Air conditioners dehumidify your home along with cooling it. And, forced-air furnaces create dry heat because it doesn’t add moisture.

Right now, that’s all a good thing: Low humidity helps prevent the spread of viruses.

But, we’re all scrubbing our hands for 20 seconds or more (we, are right?) and using plenty of alcohol-based hand sanitizer.

As a result of all this, people prone to dry skin end up with small cuts or dried out mucous membranes in their noses. When that happens, you’re more susceptible to infections.

Fortunately, drinking plenty of water helps prevent that. So, when you’re ready to turn on the AC, be sure to keep hydrated.

Deep-Clean Your House

When your HVAC system circulates the air, it also spreads whatever is in that air: pollutants, allergens, and, yes: viruses.

So far, we know that the COVID-19 virus can live on various surfaces for more than a week. And, it’s transmitted through respiratory droplets, which scatter through the air when you cough or sneeze.

But, instead of staying in the room where they originated, those particles will circulate through the house once it enters your cooling system.

So, remember to keep the house clean and disinfected, especially once the weather gets warmer and you turn on your AC.

Once again, this is good practice overall — and it’s just about time for spring cleaning, anyway! So, if you’re having trouble getting motivated to start, maybe this will help.

Change Your Air Filter

Heater Air Filters: When to Change and How to Find Them
Ideally, you should change your HVAC system’s air filter every three months. That’s every season. This way, it doesn’t get so clogged that it begins restricting airflow.

This year, you want to make sure you do this. And, you may consider a stronger filter.

The air filter in your HVAC system is a remarkably simple tool that does a crucial job.

It’s nothing more than a cloth screen that traps dust, dirt, and other pollutants, and they pass through the system. This way, they don’t circulate through the house.

Now, in terms of COVD-19 or any virus, the average air filter won’t do too much. The virus particles are small enough to pass right through.

However, some filters can screen out smaller particles, which may include some viruses and other pathogens. To find one, look for a MERV rating of 13 or more.

These block 98 percent of particles .3 microns or larger. For reference, a human hair is about 75 microns thick, bacteria are between .2 and 3 microns, and viruses are generally smaller than a micron.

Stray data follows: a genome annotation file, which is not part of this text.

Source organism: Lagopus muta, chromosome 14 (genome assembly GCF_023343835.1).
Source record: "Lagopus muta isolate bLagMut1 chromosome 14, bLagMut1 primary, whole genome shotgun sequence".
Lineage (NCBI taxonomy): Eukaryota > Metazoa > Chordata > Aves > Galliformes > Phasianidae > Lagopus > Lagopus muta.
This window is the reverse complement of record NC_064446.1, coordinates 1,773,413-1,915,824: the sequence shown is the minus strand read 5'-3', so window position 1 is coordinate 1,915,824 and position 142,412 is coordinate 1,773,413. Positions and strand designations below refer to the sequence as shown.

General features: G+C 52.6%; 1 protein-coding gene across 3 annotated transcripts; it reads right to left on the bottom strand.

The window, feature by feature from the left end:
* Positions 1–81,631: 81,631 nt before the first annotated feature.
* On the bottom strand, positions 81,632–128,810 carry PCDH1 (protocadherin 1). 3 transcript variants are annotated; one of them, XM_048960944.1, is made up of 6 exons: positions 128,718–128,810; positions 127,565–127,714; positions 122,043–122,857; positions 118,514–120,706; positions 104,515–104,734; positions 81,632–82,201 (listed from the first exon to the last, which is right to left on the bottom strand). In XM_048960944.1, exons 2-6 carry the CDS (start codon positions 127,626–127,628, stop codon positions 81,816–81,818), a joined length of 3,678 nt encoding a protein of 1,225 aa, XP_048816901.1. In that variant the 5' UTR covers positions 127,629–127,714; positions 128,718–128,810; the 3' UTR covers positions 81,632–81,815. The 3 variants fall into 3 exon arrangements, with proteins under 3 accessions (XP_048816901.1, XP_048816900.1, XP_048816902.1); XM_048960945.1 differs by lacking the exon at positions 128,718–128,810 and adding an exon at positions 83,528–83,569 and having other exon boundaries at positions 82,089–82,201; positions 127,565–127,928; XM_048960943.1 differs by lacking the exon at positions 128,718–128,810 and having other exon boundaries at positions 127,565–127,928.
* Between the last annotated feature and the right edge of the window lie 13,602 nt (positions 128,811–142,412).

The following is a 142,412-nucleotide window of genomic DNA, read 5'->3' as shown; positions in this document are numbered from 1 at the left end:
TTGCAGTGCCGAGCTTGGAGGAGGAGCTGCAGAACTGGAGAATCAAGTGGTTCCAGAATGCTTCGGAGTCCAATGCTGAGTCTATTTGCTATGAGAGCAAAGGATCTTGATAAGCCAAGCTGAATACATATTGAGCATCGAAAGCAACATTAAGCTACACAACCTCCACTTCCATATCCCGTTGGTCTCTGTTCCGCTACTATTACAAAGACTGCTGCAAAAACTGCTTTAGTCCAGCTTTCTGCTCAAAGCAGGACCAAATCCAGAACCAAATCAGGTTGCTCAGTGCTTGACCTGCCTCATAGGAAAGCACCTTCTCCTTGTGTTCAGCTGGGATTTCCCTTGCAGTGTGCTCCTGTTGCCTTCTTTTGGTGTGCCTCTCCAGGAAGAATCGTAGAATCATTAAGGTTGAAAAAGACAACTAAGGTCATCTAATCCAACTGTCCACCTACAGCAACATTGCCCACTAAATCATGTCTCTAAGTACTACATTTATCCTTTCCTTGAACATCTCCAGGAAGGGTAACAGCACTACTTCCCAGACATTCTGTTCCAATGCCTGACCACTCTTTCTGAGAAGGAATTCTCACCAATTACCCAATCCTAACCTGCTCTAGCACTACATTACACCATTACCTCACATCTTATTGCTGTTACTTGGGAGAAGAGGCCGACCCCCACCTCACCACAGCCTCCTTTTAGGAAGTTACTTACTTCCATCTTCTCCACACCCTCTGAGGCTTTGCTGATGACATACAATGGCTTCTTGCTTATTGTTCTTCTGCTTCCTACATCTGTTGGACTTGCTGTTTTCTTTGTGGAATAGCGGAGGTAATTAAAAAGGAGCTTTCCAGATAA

Now, these filters won’t block all virus particles. But, if you’re concerned about your air quality, it’s a good step. But, you have to be careful about how strong you go.

The stronger the filter, the harder it is for air to flow through them. Eventually, this can damage your system or, at least, prevent air from circulating.

To be safe, call or email us at Broadley’s before you invest in a MERV filter. We’ll help you determine if it’s compatible with your system.

Broadley’s HVAC Safety Precautions

Anyone can carry COVID-19, so anyone you come in contact with can infect you if they have it. So, Broadley’s is taking every precaution we can to keep you and our staff safe. Here’s how:

  • Video Conferencing for Service and Installation Inquiries
  • Technician Hygiene and Sanitization at CDC Standards
  • Closing the Office to Third-Party Vendors
  • Only Key Personnel Reporting to the Office

All our techs are reporting straight to jobs from their home, and we’re asking anyone who exhibits cold or flu-like symptoms to take off.

Similarly, we may ask customers if they show any signs of illness before we send out a tech. And, please don’t be offended when they don’t shake your hand: a nod or tip of the hat, or wave is recommended.

As of now, we’re still handling servicing and installations. With these precautions in place, we’re reducing the number of interactions we have and making the ones we do have safer.

Hopefully, you’re all set with food, hand sanitizer, and, for whatever reason, toilet paper.

If so, you can call or email us about making sure your system is ready to keep you safe and comfortable as the weather gets warmer.

We hope you all stay healthy, and remember: As crazy as things seem to get, it won’t last forever, and we’ll all get through this.